In 1792 Dr. John Manning erected a factory at the corner of South Main and Market Street beside the Choate Bridge, and began the manufacture of coarse cloths and blankets in 1794. The completed building was two stories high, 105 feet long and 32 feet wide. On the roof squatted a great octagonal tower, inside of which were the arms and sails of a horizontal windmill.
The weaver, after loading a new pirn wrapped with thread into a shuttle, drew the loose end through the hole with her breath. Certainly no one connected this habit with the observation, made sometime in the nineteenth century, that weavers were dying of what was then called consumption at a higher rate than the general public.
Puritans founded Ipswich during the “Great Migration” of the early 17th Century. Many residents of the town descend from immigrants who arrived in the late 19th and early 20th centuries to work in the mills.
The 35-mile Ipswich River flows into the Atlantic Ocean at Ipswich Bay. The Ipswich River Water Association works to protect the river and its watershed. Foote Brothers Canoes on Topsfield Rd provides rentals and shuttle service from April to October.
This video was taken in the summer of 2016 during the Ipswich Mill Dam drawdown, which coincidentally occurred duirng the worst part of the summer drought. The video describes the investigation that was conducted at that time of the dam’s structure, and a study of the feasibility of […]
WWII scrap metal collection in Ipswich To build tanks, ships, and planes during WWII, scrap metal drives were held across the country, and Ipswich was no exception. Do you recognize this location? The Proximity Fuze: How Ipswich women helped win WWII The former Ipswich Mills, now owned by EBSCO, was the site of one of the […]
The former Ipswich Mills, now owned by EBSCO, was the site of one of the most closely guarded secrets of the Second World War. The VT proximity fuze (variable time fuse) resembled tubes found in radios, and made it possible to detonate antiaircraft shells in the proximity of their target, rather than on impact. Fearing that the […]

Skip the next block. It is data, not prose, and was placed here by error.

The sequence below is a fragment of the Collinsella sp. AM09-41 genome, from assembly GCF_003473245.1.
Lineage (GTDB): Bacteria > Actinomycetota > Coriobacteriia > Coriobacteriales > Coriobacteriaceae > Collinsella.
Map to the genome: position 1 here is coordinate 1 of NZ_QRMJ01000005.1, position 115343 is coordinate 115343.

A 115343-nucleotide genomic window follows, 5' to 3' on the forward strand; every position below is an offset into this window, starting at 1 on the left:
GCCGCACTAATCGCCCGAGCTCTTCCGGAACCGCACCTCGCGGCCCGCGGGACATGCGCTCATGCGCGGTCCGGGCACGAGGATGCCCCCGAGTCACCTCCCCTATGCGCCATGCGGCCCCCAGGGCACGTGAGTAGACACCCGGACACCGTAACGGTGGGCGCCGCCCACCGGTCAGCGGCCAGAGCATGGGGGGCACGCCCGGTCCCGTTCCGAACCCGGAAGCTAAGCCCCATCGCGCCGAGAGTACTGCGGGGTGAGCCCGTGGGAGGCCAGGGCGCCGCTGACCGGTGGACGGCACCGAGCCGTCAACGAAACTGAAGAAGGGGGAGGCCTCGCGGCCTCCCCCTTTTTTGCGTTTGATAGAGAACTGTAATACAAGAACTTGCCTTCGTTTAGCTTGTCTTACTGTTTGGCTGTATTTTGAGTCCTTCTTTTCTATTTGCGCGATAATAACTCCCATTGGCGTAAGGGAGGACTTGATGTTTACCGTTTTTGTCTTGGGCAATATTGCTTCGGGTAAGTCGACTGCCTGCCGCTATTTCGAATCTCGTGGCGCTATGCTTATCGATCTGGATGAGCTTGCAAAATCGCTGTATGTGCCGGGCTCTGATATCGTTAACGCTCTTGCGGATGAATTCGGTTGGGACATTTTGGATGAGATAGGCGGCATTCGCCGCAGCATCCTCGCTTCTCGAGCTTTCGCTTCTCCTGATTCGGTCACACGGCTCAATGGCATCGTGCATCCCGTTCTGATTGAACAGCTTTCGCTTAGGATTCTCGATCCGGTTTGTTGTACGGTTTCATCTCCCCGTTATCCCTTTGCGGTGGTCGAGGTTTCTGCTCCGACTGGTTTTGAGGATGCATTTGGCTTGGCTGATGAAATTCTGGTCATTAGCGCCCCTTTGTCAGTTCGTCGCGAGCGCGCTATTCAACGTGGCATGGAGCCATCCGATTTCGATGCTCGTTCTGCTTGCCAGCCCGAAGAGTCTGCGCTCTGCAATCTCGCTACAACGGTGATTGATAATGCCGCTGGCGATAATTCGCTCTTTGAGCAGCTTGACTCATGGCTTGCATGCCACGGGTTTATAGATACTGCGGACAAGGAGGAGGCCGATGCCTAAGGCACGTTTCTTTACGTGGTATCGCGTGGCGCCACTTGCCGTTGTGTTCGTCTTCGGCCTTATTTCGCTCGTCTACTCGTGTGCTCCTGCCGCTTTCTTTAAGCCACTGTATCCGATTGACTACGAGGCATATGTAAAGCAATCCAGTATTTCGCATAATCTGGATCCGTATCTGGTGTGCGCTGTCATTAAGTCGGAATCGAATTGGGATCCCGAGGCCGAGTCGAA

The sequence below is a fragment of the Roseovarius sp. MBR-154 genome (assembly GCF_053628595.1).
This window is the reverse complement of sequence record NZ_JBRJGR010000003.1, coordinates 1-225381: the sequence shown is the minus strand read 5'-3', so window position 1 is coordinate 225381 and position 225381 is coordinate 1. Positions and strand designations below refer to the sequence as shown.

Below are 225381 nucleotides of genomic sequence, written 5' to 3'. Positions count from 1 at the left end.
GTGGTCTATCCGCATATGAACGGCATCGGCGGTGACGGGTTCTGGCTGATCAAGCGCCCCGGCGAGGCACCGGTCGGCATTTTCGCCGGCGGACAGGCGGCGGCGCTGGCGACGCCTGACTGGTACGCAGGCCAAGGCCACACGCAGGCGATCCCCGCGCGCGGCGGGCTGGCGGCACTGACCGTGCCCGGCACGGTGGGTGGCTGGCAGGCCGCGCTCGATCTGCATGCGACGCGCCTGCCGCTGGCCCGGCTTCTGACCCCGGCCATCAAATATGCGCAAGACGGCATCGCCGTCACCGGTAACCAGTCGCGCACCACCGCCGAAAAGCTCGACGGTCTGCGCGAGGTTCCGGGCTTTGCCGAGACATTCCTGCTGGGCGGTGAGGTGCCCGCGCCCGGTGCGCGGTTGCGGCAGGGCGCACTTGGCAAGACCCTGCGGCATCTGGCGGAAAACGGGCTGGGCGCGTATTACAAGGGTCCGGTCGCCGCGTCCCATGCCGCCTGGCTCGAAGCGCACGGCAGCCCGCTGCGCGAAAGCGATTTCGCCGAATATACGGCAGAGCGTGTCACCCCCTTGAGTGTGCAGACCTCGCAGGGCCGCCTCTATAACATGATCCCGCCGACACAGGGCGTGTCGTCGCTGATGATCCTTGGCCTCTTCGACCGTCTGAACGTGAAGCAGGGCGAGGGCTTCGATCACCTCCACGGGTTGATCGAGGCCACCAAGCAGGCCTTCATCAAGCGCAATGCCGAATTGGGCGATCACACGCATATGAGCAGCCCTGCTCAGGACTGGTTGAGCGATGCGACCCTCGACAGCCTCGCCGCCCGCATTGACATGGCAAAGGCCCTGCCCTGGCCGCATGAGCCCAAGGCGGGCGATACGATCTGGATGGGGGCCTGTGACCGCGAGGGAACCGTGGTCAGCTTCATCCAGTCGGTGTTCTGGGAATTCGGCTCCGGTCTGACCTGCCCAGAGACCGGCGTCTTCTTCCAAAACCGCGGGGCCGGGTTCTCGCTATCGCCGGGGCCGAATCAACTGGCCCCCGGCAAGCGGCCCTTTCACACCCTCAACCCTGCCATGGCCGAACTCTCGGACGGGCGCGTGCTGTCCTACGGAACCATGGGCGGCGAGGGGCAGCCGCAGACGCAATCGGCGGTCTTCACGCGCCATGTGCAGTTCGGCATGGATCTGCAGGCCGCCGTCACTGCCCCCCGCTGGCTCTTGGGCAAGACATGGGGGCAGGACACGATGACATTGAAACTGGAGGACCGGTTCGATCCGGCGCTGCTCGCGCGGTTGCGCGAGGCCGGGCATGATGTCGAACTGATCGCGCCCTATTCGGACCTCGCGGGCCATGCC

The J. J. Goodhue home at the corner of Market Street and Saltonstall Streets is visible in the 1872 Ipswich village map, and in the 1884 village map, but the 1910 village map identifies it as the Greek Hotel, which operated a coffee shop on its main floor. In […]
(Thanks to Linda George, who shared with me “this little piece of paper depicting a day in the life of a ‘mill girl’ from March, 1911.” March 20, 1911, Ipswich Mr. Jewett Dear Sir, I received the ribbon you sent me by mail, and I thank you ever […]
In 1854, the “Know Nothing” American Party carried local elections in Boston, Salem and other New England communities. They swept the state of Massachusetts in the fall 1854 elections.
Until the second half of the 19th Century, much of the area bounded by Central Street, Washington Street, Mineral Street and Market Street was a wetland with an open sewer known as Farley’s Brook running through it. Brown Square developed as an industrial area beginning around 1885. The railroad came to Ipswich […]
In 2005 EBSCO Publishing commissioned artist Alan Pearsall to paint a 2,700-square-foot mural on one of the old mill buildings occupied by the company in Ipswich. The mural is the centerpiece of the town’s new Riverwalk. Alan based the mural on the history of Ipswich from the time […]
Until 350 years ago, the Ipswich River ran unencumbered from its origin 35 miles upstream, carving its way through a 148-square-mile watershed. Herring, shad, salmon and alewife swam upstream to spawn. Thomas Franklin Waters noted that, “Great shoals of alewives came up the river in the Spring and were seined […]
The Hayes Hotel was constructed in 1842 by James Peatfield and Sandford Peatfield as a factory for the manufacture of woolen goods, hosiery and underclothing. John W. Hayes purchased the building in 1885 and established the Hayes Tavern, By the middle of the 20th Century the building still had the hotel sign, but was being used as a rooming house, which burned in 1969 with loss of life.
On June 10, 1913,police fired into a crowd of protesting immigrant workers at the Ipswich hosiery mill. A young Greek woman named Nicholetta Paudelopoulou was shot in the head and killed by police. Fifteen persons, including the local leaders of the I.W.W. were taken into custody.
Thomas, George, Stephen and Peter Soffron and their sister Virginia were the children of a couple who moved from Greece to Ipswich, to work in the mills. Whether the brothers ever worked in the mills is uncertain, but in 1932 they started digging clams for the local market, […]
Green Street was once called Green Lane and was anciently known as Bridge Lane. There was apparently a foot bridge that crossed the river, where the Island in the middle of the span on which the present bridge stands. County Street, or Cross Street, as it was called, originally […]